Take your copy of The Bulletin / Geppo with you on your travels and snap a photo of you and The Bulletin / Geppo. See below for the sample photo of the GVJCCA prez when she was in Japan. We'll publish some of our favourites during the year and one lucky person will win a prize for our favourite photo. Photos must be taken from January 1, 2018 to December 10, 2018, and must include and clearly show The Bulletin / Geppo. Entries must be received by 11:59 p.m. (Pacific Time) December 10, 2018. 

Click here for the fine print 

Happy New Year! Akemashite omedetou gozaimasu!

On behalf of the GVJCCA Board, we wish you and your loved ones a very happy, healthy, prosperous New Year.

We hope you are enjoying your time with family and loved ones, and have the opportunity to sample the traditional foods associated with New Year's.

Osechi Ryori

 

Toshikoshi

 

Inari Sushi

Wrapping up 2017 and looking forward to 2018!

 

Legacy of Redress 2017 Photo by Ali Bordbar

 

GVJCCA CLiFF 2017 Film Festival

 

GVJCCA Prez loves musubi and wild salmon!

 

Free films & popcorn too!

GVJCCA 2017 Film Festival

Join us for free film and popcorn on Saturday, November 25, 2017 from 3 p.m. to 5:30 p.m. at 101 - 42 West 8th Avenue in Vancouver. We will be screening three movies, The Vancouver Asahi, The Orange Story, and Discover the Stories of Japanese Canadians in Surrey.

More information here and on our Facebook page here.

 

Honour. Remember. Respect.

Remembrance Day 2017 at the Japanese Canadian cenotaph in Stanley Park

The rain stopped. The large crowd at the Japanese Canadian cenotaph in Stanley Park gathered to pay their respects to the Japanese Canadians who served Canada starting with World War One. 2017 marks the 100th anniversary of the battle at Vimy Ridge during World War One.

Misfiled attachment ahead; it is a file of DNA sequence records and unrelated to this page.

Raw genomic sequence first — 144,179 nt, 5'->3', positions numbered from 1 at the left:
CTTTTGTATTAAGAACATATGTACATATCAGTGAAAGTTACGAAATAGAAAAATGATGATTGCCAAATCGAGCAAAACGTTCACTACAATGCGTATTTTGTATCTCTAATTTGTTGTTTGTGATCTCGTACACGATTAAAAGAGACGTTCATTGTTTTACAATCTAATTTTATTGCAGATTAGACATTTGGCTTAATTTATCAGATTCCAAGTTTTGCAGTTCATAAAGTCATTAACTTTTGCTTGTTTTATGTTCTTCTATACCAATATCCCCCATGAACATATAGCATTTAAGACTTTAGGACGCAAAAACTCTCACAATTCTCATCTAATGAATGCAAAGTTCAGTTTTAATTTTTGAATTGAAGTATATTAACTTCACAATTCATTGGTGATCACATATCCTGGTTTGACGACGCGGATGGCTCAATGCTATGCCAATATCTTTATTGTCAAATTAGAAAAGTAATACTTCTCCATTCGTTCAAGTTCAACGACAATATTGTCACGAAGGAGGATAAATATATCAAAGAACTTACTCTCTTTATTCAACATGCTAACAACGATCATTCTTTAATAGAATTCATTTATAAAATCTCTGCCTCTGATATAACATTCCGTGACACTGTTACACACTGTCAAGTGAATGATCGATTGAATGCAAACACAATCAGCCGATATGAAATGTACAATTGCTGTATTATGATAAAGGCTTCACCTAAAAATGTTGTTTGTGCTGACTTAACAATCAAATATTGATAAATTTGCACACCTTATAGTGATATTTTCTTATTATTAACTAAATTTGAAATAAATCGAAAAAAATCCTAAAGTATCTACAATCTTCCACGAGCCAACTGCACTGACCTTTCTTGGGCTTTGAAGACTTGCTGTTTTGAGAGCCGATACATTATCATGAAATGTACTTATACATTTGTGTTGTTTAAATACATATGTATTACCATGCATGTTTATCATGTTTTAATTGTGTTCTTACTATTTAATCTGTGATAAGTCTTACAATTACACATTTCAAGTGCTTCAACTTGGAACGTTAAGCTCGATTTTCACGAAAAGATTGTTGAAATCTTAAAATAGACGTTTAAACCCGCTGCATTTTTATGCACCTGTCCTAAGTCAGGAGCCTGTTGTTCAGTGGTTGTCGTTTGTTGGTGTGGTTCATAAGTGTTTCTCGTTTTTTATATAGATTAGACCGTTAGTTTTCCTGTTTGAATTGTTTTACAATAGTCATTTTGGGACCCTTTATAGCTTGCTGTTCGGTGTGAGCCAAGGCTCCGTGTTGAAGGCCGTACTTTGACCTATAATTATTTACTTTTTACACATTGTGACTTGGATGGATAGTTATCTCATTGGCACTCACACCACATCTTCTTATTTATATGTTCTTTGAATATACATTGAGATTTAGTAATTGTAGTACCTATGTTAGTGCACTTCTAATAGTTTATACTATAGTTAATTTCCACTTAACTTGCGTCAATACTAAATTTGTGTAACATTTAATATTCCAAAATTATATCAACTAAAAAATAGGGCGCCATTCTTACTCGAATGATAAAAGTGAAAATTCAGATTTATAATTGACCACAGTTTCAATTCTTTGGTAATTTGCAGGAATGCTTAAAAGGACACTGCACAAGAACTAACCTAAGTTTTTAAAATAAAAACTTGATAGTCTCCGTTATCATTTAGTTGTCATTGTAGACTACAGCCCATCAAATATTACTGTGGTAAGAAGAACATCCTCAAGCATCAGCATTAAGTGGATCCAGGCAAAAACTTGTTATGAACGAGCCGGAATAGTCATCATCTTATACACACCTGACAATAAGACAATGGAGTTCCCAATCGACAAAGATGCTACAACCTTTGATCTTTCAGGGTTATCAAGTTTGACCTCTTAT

Remembering the Japanese Canadians who served Canada since World War One.


Sharing the images and stories of the Japanese Canadians who served Canada.

Photos: Lorene Oikawa

More photos posted on our Facebook page here.

Remembering the 1942 Japanese Canadian UBC Students

Families of 1942 Japanese Canadian UBC Students and one 1942 student. GVJCCA President Lorene Oikawa (red jacket) representing her Uncle Ted Harada.

Photo: Gilbert Akham

It is the 5th anniversary of the Honorary Degree Ceremony for the 1942 Japanese Canadian UBC students who were expelled in 1942. It's also the 75th anniversary of the internment of Japanese Canadians. UBC hosted a Day of Learning where we remembered the students, discussed how we may learn and never repeat the injustice. Also, a revised yearbook, A Degree of Justice, for the 1942 students was launched.GVJCCA is pleased to have provided support. Thank you to the initiative of Tosh and Mary Kitagawa who spearheaded the campaign to have the students honoured.

 

 

Photos: Lorene Oikawa

1942 Japanese Canadian UBC Students Yearbook, A Degree of Justice